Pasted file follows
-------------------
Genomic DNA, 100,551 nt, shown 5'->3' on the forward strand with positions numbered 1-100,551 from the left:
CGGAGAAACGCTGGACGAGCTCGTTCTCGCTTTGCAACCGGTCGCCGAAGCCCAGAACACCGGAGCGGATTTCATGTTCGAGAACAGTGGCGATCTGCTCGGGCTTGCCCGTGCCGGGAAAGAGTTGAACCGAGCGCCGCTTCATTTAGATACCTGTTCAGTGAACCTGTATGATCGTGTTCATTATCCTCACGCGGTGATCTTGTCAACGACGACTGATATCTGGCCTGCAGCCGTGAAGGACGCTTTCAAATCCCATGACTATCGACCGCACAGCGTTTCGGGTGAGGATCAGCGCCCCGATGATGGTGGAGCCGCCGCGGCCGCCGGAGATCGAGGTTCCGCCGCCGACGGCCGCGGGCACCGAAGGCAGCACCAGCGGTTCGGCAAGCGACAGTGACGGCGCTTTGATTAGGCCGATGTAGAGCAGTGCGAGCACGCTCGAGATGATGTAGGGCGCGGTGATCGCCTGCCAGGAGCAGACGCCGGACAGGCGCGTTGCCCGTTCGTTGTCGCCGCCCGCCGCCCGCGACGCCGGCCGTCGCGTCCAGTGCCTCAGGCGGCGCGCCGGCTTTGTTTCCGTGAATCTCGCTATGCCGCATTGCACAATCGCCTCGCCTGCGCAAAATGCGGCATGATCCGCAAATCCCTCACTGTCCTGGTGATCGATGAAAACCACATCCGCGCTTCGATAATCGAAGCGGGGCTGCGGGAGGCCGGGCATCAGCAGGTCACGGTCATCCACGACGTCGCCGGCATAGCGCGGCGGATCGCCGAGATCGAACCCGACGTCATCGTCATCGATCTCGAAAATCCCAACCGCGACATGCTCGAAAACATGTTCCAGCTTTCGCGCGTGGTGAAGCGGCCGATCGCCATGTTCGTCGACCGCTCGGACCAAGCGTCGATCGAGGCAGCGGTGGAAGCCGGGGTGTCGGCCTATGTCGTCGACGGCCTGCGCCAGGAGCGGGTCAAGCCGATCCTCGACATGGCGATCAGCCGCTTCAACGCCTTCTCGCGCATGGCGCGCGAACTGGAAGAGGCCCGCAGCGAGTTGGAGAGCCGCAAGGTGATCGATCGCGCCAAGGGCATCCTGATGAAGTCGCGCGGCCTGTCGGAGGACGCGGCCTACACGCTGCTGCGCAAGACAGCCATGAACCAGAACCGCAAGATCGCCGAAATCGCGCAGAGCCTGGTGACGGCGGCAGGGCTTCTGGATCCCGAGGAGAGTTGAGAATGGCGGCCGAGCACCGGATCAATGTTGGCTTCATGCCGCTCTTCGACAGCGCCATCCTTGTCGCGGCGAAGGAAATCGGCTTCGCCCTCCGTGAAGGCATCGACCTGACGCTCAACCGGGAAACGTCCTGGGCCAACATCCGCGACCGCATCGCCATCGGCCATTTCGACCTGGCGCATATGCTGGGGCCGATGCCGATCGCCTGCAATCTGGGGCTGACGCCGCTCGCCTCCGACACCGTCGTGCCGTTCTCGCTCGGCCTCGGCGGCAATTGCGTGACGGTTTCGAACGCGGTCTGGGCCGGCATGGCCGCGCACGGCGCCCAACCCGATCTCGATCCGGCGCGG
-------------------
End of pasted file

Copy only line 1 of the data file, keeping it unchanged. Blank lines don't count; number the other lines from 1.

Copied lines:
Genomic DNA, 100,551 nt, shown 5'->3' on the forward strand with positions numbered 1-100,551 from the left: